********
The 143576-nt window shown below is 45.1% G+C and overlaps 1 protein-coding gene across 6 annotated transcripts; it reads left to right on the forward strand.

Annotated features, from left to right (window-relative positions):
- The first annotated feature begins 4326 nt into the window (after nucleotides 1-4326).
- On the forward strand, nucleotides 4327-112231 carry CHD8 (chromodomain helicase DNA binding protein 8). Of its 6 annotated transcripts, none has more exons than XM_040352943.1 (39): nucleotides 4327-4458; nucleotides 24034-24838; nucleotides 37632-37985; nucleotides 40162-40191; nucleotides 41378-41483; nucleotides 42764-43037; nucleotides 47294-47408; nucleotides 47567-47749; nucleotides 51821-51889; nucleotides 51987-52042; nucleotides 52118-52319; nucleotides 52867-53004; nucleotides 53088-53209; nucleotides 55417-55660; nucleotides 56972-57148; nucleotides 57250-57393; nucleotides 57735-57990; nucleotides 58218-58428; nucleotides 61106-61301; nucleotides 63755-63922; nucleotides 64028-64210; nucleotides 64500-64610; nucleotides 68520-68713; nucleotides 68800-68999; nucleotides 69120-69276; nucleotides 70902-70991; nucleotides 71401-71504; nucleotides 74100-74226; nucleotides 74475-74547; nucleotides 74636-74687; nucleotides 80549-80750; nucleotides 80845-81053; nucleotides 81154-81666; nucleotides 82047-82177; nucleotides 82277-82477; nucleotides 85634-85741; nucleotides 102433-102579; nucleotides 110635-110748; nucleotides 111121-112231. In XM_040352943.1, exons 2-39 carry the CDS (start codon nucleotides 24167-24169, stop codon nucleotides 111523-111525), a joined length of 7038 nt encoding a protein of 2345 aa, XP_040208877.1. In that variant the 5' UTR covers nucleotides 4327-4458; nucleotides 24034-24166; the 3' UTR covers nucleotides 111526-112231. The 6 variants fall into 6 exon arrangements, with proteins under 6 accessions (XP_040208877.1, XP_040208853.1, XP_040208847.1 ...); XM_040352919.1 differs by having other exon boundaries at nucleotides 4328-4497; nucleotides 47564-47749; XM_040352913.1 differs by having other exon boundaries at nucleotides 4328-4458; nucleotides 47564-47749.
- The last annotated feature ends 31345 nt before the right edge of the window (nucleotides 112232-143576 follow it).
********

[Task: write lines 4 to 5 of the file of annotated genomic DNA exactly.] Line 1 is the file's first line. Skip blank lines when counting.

- On the forward strand, nucleotides 4327-112231 carry CHD8 (chromodomain helicase DNA binding protein 8). Of its 6 annotated transcripts, none has more exons than XM_040352943.1 (39): nucleotides 4327-4458; nucleotides 24034-24838; nucleotides 37632-37985; nucleotides 40162-40191; nucleotides 41378-41483; nucleotides 42764-43037; nucleotides 47294-47408; nucleotides 47567-47749; nucleotides 51821-51889; nucleotides 51987-52042; nucleotides 52118-52319; nucleotides 52867-53004; nucleotides 53088-53209; nucleotides 55417-55660; nucleotides 56972-57148; nucleotides 57250-57393; nucleotides 57735-57990; nucleotides 58218-58428; nucleotides 61106-61301; nucleotides 63755-63922; nucleotides 64028-64210; nucleotides 64500-64610; nucleotides 68520-68713; nucleotides 68800-68999; nucleotides 69120-69276; nucleotides 70902-70991; nucleotides 71401-71504; nucleotides 74100-74226; nucleotides 74475-74547; nucleotides 74636-74687; nucleotides 80549-80750; nucleotides 80845-81053; nucleotides 81154-81666; nucleotides 82047-82177; nucleotides 82277-82477; nucleotides 85634-85741; nucleotides 102433-102579; nucleotides 110635-110748; nucleotides 111121-112231. In XM_040352943.1, exons 2-39 carry the CDS (start codon nucleotides 24167-24169, stop codon nucleotides 111523-111525), a joined length of 7038 nt encoding a protein of 2345 aa, XP_040208877.1. In that variant the 5' UTR covers nucleotides 4327-4458; nucleotides 24034-24166; the 3' UTR covers nucleotides 111526-112231. The 6 variants fall into 6 exon arrangements, with proteins under 6 accessions (XP_040208877.1, XP_040208853.1, XP_040208847.1 ...); XM_040352919.1 differs by having other exon boundaries at nucleotides 4328-4497; nucleotides 47564-47749; XM_040352913.1 differs by having other exon boundaries at nucleotides 4328-4458; nucleotides 47564-47749.
- The last annotated feature ends 31345 nt before the right edge of the window (nucleotides 112232-143576 follow it).